FBI shooting for two-in-one security

Lockdown Networks' Enforcer appliance handles access control and security compliance.

New appliance tackles both vulnerability management and access control

The FBI's Los Angeles office plans to add a new access control appliance to the defenses of its West Coast networks. While it's at it, the group will ensure that clients connecting to its network comply with all configuration policies required for safe access. It's a two-for-one deal that could prove highly efficient.

'We are considered a West Coast regional hub,' said network manager Rick Swanson. The networks under his control include nonclassified, secret and top secret, as well as interagency networks operated with local, state and federal law enforcement groups. The level of sophistication of the nets runs the gamut.

'It ranges from Internet connections with DSL to private networks and satellite links with voice and video,' he said.

The bureau has good perimeter security to keep hackers out, but it was looking for ways to get better control over what was going on inside the network.

'We had two concerns about the security of the network,' Swanson said. 'How effective were the patches that were being installed? We didn't have any way to fully test whether they were really achieving what they were intended to. And we wanted to have a better level of control over people who were coming in from the outside.'

There were not a lot of products to choose from that handled both tasks. The FBI settled on the Enforcer network access control device from Lockdown Networks Inc. of Seattle. It's an appliance built on a vulnerability assessment and management platform, with added features for authentication and access policy enforcement. Retail pricing starts at $19,995.

'It allows you to assess the compliance of every device on the network, and authenticate every user and assign the proper level of access to network resources,' said Dan Clark, Lockdown's vice president of marketing.

Swanson said the Enforcer appeared to be the most feature-rich access control tool for handling both assessments and authentication.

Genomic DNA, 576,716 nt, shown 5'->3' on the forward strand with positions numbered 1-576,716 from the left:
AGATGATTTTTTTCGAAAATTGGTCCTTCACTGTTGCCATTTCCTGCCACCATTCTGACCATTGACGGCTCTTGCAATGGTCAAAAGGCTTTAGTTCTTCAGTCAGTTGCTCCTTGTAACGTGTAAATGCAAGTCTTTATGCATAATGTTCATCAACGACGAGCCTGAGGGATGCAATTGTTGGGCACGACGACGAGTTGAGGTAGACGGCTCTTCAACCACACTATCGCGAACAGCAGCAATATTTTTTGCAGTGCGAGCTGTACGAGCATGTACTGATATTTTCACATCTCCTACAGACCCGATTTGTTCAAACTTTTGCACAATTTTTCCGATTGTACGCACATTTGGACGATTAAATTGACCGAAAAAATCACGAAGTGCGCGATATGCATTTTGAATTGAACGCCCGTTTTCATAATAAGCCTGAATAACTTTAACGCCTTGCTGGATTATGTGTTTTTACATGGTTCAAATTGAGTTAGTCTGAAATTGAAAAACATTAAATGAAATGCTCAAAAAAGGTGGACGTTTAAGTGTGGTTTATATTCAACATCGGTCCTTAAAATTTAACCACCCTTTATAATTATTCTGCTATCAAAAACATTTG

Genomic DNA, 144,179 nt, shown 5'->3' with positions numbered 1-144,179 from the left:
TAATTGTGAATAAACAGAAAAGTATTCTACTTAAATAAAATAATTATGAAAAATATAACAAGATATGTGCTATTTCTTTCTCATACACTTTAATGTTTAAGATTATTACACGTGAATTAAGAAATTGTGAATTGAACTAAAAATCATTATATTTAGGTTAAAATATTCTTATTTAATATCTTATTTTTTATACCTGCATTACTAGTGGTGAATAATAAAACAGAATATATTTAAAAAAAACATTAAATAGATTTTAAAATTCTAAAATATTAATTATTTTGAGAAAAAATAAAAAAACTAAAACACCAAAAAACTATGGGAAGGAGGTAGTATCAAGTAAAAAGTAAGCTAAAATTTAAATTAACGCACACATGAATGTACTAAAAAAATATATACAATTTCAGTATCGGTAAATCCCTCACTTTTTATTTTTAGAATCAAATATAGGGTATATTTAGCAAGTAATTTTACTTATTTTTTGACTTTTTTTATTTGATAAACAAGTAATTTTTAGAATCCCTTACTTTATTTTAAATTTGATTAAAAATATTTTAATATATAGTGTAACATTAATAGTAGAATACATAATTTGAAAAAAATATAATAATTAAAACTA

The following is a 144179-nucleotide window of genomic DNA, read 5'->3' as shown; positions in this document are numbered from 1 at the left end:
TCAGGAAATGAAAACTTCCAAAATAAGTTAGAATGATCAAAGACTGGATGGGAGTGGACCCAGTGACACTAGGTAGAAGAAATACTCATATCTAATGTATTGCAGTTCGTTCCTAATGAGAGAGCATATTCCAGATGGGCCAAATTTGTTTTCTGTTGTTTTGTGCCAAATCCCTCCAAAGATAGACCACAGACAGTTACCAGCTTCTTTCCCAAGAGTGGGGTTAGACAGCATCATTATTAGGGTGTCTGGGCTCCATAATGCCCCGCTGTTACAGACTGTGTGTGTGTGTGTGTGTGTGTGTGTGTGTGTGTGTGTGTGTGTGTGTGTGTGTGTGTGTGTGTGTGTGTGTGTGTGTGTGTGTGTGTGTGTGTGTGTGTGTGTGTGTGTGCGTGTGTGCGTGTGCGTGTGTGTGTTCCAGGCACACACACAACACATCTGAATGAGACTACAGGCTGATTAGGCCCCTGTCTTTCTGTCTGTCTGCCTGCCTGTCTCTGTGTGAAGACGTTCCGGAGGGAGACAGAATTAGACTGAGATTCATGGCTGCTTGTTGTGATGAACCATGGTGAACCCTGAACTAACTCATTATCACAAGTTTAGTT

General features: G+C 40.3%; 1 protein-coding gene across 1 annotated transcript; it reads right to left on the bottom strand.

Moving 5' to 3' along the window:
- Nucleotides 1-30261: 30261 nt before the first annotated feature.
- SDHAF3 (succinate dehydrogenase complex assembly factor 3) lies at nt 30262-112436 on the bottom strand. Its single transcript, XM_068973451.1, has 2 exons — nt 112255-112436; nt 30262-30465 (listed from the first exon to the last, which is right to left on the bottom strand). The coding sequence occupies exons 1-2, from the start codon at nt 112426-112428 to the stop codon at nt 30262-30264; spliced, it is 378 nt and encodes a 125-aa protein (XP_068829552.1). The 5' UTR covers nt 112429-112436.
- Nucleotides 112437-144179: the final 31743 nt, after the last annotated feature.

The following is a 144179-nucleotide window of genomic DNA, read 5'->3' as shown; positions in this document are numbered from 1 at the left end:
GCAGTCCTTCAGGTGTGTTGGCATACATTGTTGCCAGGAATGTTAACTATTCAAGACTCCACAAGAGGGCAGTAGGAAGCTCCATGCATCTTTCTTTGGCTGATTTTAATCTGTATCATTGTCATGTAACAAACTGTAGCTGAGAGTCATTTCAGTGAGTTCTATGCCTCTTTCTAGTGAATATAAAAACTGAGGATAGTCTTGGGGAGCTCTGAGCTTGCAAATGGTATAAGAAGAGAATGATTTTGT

'We believe it will be able to accomplish both jobs,' he said.

The Enforcer scans not only devices connecting to the network but also those inside it to ensure compliance with security and configuration policies. Scanning can be done continuously or on demand, as well as automatically upon connection to the network.

How it works

For authentication, it uses IEEE 802.1x (not to be confused with 802.11x) to integrate with an existing remote authentication dial-in user service server, or it can use its own built-in Radius server. It also supports standalone authentication, Windows authentication and IP-based authorization.

The box is attached to any managed switch and becomes the default gateway for outside connections. The connecting device is put into quarantine in a virtual LAN while it is scanned for compliance with configuration policies. Scanning can be done with an agent loaded on the client device for deep, detailed assessments, or it can be conducted from the appliance for a quicker process. A Web page with resources to remediate problems without involving IT help desks can be delivered to clients that do not meet policy requirements.

Once the client is authorized to access the network, it no longer goes through the appliance, so there is no additional latency in the connection.

The Enforcer has a library of 7,000 scans it can perform. The IT administrator determines which scans will be used, depending on local policy. The standard model Enforcer can handle about 1,000 users per appliance, and a high-availability model can handle up to about 3,000 users. The number of connections it can handle at one time depends on the level of scanning and enforcement required by policy, Clark said.

The FBI has been managing vulnerabilities on its West Coast network with a customized product from Cisco Systems Inc., which it will continue using, Swanson said.

'We look at this as yet another layer of security we can add,' he said.

So far the Enforcer has been limited to tests on the network, but the FBI plans to begin rolling it out in small segments. Policies need to be tailored to the needs of each network, but the process is straightforward, Swanson said.

'There has been minimal impact from having the appliance on the networks' during tests, he said. 'I feel fairly confident it is going to do what we want it to.'

About the Author

William Jackson is a Maryland-based freelance writer.

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